I need to admit something: I haven’t been watching.
1-0, 3-0, 6-0, nine games in a row unbeaten to open the season. The Demons winning, actually winning properly, convincingly, for the first time since before I was born, and doing it inside a fortress kingdom that also contains my family? The sporting success I’ve waited for, from any team, for my whole life, happening inside an indefinitely sealed border? It was too cruel to contemplate.
Every weekend, my partner, Dan, offered to get the footy up on his computer in our living room in Paris—’What about just the highlights, Meg?’ But I couldn’t watch.
He doesn’t understand me at all. For years he watched me wrap myself in my red and blue scarf and wander off to the G, often alone, to watch Melbourne lose in the rain—by 20 points, 50 points, 100. Paying $300 each year for my membership to go and see a team that was sometimes losing on purpose, for the draft picks who either didn’t deliver on their promise or left the club to do so elsewhere.
‘This is optional,’ Dan—also an immigrant, also an emigrant—would tell me, back then. In the worst years: ‘You can always pick another team—you didn’t inherit this, you don’t have to keep supporting the Dees.’
I migrated to Melbourne at the age of 13 from a small village on the outskirts of Stoke-on-Trent, a city in the middle of England which is often described as ‘depressed’, ‘post-industrial’ or, memorably by one London journalist, ‘a moonscape’, but is actually, like all the bearers of such monikers, simply a place where people live.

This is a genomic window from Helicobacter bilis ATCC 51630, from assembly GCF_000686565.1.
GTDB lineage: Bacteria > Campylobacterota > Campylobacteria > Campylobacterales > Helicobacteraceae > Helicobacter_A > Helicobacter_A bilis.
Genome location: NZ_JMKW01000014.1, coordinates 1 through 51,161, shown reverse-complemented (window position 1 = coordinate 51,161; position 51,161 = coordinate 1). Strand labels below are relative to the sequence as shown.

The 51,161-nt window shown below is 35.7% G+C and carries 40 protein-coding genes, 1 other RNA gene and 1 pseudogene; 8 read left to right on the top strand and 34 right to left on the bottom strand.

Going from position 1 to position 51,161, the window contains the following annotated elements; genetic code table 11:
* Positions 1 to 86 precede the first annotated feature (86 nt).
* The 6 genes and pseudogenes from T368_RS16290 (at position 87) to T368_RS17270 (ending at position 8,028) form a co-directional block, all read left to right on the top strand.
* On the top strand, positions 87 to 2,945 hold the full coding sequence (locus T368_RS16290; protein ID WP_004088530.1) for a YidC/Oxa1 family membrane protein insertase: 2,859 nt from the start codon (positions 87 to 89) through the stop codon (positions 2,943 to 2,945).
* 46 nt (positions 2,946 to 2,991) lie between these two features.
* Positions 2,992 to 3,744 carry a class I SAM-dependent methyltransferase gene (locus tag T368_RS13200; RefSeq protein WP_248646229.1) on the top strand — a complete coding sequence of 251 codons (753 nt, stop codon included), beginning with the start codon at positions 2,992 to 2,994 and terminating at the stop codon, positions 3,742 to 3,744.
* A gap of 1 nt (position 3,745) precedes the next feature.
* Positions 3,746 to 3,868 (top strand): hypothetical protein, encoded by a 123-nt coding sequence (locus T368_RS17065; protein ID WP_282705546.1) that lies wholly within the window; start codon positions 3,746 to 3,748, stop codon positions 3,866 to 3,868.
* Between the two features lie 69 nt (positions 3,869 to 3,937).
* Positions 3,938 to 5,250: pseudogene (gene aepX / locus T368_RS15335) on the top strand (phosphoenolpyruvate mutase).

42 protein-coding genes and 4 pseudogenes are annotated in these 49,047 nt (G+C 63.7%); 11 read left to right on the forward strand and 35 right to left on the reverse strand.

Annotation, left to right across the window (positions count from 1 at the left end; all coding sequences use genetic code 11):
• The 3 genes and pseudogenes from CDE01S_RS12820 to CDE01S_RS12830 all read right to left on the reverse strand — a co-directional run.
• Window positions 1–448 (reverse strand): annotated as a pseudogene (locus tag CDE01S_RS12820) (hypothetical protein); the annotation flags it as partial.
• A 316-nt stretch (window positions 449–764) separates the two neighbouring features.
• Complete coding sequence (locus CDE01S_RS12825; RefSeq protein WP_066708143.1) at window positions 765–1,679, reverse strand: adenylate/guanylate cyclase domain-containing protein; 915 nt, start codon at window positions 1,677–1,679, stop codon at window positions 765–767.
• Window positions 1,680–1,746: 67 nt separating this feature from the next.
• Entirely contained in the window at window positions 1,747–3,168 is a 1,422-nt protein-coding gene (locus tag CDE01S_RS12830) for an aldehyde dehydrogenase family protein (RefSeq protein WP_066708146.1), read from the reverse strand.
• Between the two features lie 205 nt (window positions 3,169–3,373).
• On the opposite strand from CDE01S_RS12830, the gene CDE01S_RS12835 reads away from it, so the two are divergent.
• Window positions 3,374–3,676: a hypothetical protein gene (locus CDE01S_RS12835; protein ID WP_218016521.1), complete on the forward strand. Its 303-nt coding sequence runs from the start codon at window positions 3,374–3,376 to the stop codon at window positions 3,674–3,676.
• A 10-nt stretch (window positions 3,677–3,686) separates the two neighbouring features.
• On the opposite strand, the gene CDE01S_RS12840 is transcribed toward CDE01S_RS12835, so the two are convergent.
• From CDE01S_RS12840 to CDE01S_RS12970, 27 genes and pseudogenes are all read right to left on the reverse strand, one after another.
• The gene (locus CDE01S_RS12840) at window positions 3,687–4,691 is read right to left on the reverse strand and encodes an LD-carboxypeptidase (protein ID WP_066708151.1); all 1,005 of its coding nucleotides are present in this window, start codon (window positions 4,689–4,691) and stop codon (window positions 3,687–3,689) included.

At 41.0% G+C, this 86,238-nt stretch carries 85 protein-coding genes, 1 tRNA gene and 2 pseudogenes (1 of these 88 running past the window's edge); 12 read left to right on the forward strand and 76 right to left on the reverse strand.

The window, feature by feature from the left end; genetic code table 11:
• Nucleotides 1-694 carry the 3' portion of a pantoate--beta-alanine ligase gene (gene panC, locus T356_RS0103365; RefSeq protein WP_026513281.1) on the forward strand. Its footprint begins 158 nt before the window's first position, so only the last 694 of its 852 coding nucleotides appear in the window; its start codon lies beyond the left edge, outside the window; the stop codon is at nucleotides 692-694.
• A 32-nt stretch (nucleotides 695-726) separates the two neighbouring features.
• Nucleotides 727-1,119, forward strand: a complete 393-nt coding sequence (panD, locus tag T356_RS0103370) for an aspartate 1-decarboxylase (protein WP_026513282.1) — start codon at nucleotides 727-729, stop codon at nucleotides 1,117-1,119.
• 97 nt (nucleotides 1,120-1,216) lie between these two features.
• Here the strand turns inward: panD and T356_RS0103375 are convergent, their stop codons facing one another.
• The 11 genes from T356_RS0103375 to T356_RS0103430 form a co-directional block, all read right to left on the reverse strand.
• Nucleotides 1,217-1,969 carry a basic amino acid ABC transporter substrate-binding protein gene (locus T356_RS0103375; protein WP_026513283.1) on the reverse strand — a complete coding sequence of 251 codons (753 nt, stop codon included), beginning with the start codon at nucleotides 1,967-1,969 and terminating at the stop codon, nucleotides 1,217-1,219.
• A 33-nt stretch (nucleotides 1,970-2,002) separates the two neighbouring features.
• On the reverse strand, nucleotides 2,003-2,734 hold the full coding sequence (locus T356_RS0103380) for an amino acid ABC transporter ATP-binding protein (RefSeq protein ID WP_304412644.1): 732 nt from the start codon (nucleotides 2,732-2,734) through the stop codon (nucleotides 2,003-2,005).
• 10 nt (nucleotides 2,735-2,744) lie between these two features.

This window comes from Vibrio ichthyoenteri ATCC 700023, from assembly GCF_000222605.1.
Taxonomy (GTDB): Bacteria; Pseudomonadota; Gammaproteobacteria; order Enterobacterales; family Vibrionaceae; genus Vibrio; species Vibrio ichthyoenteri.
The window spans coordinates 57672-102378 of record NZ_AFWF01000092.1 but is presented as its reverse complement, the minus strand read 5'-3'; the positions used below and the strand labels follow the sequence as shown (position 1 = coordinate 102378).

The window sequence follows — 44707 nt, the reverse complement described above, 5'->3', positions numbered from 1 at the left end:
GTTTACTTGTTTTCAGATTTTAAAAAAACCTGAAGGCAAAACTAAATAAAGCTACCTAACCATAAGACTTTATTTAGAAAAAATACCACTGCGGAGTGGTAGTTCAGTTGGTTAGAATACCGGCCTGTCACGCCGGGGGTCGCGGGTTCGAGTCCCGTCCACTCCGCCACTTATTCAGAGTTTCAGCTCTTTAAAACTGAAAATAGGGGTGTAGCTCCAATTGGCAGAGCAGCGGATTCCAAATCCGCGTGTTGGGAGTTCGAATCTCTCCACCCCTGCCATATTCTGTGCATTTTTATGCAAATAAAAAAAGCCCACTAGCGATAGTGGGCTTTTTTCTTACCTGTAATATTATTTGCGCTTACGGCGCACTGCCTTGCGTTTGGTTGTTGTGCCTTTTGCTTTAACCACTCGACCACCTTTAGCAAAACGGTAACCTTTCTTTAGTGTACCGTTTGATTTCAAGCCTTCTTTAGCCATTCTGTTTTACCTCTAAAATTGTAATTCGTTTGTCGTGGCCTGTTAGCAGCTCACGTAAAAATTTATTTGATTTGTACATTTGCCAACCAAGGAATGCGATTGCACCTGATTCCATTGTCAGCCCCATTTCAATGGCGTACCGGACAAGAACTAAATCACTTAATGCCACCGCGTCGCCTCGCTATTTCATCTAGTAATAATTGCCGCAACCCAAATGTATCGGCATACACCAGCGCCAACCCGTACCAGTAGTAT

We were outsiders there too, blow-ins after a blow-up in Harare, where my parents had tried to be part of building a new, post-independence socialist paradise but ended up on the wrong side of Robert Mugabe, a man who, it transpired, lacked a right side. Humbled into a return to Thatcher’s Britain, we stumbled into Stoke, a clutch of pottery-producing towns whose economic decline the Iron Lady had presided over, where my mother got a job in the psychology department at the university.
I was an awkward child with no family connections to the Midlands, the wrong accent and a preference for sitting in my room and reading, but there was one way I managed to integrate—football. More specifically, Port Vale: a lower division team that played in what was essentially a large tin shed with a football pitch in the middle. Ted Lasso eat your heart out.
My brother’s a smart man. He held onto our origins in London when we moved to Stoke, ignoring the local derbies between Vale and the superior Stoke City and supporting top-flight Tottenham instead. But by signing up for a lifetime of misery and adopting Port Vale, I could walk through Burslem, past the pub owned by Robbie Wiliams’s parents and take my place in those rickety stands, with people I knew, singing chants (usually some variation on ‘we hate Stoke City’, no matter the opponent) and eating chips. If the Valiants ever scored, I was usually in the line for the toilet. No matter, during the season, I had something to talk to people about in the playground, something that made me feel less odd. All I had to do was look at the matchday program, learn the names and regurgitate them to my classmates on Monday.